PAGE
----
The Transport Knowledge (TKH) hosted the fifth and final event of a series across the UK on the importance of sustainable transport in the development of new housing. This week, we were in London’s City Hall for the official launch of the KPMG report Integrating the planning and delivery of sustainable transport with new housing development. The report sought to identify barriers to integrated development and set out a series of solutions to overcome them, with practical proposals for government and policy makers to achieve better integration of transport and housing planning.
The event was an opportunity to discuss how better to integrate new housing development and transport infrastructure planning. Sir Peter Hendy, who delivered the keynote address, stressed that transport was about bringing people together for work, education and leisure. Sir Peter said that the London model of governance has allowed for more efficiency when it came to the planning of new homes and links to existing transport networks. The mayoral system of governance in London has led to a more integrated approach, and Sir Peter said that other mayors across the country should follow a similar structure.
Welcoming the launch of the report, Ed Thomas said that KPMG were delighted to be supporting such an important topic. Ed noted that the government must invest in transport as they look to bring forward 300,000 new homes a year.
Martin Dean said that both the report and the work of the TKH were important in increasing awareness of reoccurring issues and encouraging best practice. Martin also pointed out the important role that bus networks can have in unlocking the benefits of new developments and for the communities they serve.
The Chair of the TKH, Hilary Chipping said that the new report was an important contribution to the sector. It was now important that this report and others were put into practice so that greater collaboration between housing and transport planning became a reality.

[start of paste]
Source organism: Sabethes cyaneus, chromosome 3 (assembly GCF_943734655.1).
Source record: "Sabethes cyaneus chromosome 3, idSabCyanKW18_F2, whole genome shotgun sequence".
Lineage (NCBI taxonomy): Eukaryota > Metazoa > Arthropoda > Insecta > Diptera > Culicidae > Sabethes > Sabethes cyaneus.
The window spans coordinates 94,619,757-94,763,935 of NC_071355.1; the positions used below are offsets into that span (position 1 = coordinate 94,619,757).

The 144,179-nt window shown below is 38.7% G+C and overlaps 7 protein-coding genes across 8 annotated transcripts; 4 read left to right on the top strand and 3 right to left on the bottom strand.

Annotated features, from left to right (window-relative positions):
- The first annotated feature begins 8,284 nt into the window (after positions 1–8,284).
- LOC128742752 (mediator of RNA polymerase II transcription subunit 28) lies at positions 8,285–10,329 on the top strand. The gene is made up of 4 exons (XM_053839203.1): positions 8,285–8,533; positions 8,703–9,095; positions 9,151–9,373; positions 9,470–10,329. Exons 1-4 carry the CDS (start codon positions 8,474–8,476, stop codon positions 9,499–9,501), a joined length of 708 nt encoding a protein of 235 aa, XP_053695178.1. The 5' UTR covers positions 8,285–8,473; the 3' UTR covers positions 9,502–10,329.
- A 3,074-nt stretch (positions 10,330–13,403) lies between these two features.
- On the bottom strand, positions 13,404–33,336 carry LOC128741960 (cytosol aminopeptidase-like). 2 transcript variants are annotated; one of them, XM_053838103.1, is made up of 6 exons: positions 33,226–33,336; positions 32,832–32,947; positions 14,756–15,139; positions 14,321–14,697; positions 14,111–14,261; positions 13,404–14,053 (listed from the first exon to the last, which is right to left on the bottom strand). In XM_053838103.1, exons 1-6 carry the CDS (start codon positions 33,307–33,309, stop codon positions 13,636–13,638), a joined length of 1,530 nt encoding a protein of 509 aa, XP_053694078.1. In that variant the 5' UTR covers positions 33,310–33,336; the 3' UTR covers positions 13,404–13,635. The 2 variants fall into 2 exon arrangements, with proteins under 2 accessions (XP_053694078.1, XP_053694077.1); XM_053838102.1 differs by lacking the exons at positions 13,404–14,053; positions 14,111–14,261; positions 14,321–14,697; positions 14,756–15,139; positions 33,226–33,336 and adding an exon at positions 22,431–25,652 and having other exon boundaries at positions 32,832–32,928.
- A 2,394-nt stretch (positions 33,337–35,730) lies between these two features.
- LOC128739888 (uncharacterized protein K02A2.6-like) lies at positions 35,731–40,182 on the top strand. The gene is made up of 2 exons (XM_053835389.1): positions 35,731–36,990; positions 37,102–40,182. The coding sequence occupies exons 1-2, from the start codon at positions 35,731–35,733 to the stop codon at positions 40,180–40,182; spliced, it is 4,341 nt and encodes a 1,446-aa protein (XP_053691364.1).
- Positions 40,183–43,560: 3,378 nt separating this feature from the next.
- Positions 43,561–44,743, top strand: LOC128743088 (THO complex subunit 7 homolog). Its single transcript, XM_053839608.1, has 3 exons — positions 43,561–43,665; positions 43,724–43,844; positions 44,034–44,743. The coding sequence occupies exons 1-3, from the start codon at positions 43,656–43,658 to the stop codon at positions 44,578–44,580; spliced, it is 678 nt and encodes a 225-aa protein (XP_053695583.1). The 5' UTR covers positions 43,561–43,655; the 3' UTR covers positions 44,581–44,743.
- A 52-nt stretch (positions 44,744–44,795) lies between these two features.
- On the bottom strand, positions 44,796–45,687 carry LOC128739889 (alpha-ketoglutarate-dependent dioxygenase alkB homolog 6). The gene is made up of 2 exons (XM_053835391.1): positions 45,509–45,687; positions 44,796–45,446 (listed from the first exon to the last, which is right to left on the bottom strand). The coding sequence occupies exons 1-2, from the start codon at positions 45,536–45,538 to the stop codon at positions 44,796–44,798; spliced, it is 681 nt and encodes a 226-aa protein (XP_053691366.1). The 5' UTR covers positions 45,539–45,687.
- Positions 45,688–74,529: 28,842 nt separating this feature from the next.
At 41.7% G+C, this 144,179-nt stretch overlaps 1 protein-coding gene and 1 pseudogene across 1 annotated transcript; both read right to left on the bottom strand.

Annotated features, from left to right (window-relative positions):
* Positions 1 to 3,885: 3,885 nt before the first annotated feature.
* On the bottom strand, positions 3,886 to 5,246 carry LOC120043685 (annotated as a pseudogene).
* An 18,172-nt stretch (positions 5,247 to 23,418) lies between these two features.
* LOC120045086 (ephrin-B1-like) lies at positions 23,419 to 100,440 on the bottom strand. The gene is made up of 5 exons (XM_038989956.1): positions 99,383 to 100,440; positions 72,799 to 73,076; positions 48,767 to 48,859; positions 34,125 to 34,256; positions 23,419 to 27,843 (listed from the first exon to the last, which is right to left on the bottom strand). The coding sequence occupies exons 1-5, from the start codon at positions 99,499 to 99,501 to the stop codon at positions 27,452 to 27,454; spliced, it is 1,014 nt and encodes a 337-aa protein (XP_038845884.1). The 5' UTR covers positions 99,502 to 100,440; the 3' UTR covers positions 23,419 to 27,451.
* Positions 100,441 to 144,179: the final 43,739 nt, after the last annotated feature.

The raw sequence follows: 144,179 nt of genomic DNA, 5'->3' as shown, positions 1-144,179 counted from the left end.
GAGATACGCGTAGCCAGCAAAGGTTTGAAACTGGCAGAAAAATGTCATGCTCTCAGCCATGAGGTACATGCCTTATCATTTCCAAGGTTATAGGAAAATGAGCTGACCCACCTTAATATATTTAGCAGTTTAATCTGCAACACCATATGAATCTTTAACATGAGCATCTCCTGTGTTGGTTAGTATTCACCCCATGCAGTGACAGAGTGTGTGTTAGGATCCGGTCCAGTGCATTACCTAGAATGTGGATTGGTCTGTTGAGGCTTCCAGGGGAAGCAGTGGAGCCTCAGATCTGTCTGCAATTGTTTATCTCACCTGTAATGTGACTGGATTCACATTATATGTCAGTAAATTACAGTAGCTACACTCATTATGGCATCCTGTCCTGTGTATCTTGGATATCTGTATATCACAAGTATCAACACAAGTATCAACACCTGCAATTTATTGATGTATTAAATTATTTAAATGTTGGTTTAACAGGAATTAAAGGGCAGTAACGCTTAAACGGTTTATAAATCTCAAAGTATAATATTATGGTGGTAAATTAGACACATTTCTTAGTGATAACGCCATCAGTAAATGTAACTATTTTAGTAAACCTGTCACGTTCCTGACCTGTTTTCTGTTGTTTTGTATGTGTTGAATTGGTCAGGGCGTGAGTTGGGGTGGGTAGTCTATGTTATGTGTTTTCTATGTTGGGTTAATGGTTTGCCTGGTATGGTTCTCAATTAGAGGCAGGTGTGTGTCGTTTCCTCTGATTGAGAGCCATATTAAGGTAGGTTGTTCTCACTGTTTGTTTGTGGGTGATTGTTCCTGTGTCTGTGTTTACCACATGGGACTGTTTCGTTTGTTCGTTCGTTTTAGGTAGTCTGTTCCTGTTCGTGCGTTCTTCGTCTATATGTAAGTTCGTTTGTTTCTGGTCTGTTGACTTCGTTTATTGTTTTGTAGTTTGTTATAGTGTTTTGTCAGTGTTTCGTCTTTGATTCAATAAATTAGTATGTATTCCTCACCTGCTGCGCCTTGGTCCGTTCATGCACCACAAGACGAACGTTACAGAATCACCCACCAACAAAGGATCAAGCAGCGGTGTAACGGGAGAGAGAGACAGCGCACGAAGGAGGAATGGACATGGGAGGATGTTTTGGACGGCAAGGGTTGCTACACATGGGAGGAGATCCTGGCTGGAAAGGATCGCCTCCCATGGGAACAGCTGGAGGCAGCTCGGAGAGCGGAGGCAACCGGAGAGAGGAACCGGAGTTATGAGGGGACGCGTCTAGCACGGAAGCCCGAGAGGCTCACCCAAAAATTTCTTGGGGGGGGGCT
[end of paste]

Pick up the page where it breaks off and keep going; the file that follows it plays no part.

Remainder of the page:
Providing the perspective of England’s Economic Heartland, Naomi Green highlighted the importance of transport systems being flexible to the opportunities unlocked by new technology. Widening the discussion, Rupert Clubb made a powerful point that transport was not just about physical infrastructure, but that it also must play a vital role in supporting policy aims around health, education and leisure.
Tom Copley AM provided a London-centric view of the transport and housing sector, stating that the biggest challenge faced in London was the funding of transport projects locally by money raised through land value capture. He celebrated the importance of Crossrail 2 as an excellent example of how collaboration has unlocked the full benefits of 200,000 new homes along its route.
Finally, Benjamin Clayton of Homes England welcomed the publication of the report and set out the mission of Homes England to help fix the broken housing market. He said that this could not be done in isolation, and that it was imperative that they worked with combined authorities, developers and transport providers to achieve these goals.
TKH’s role in bringing together transport providers, councillors and housing experts has yet again made a timely contribution to the vital debate about housing and sustainable transport.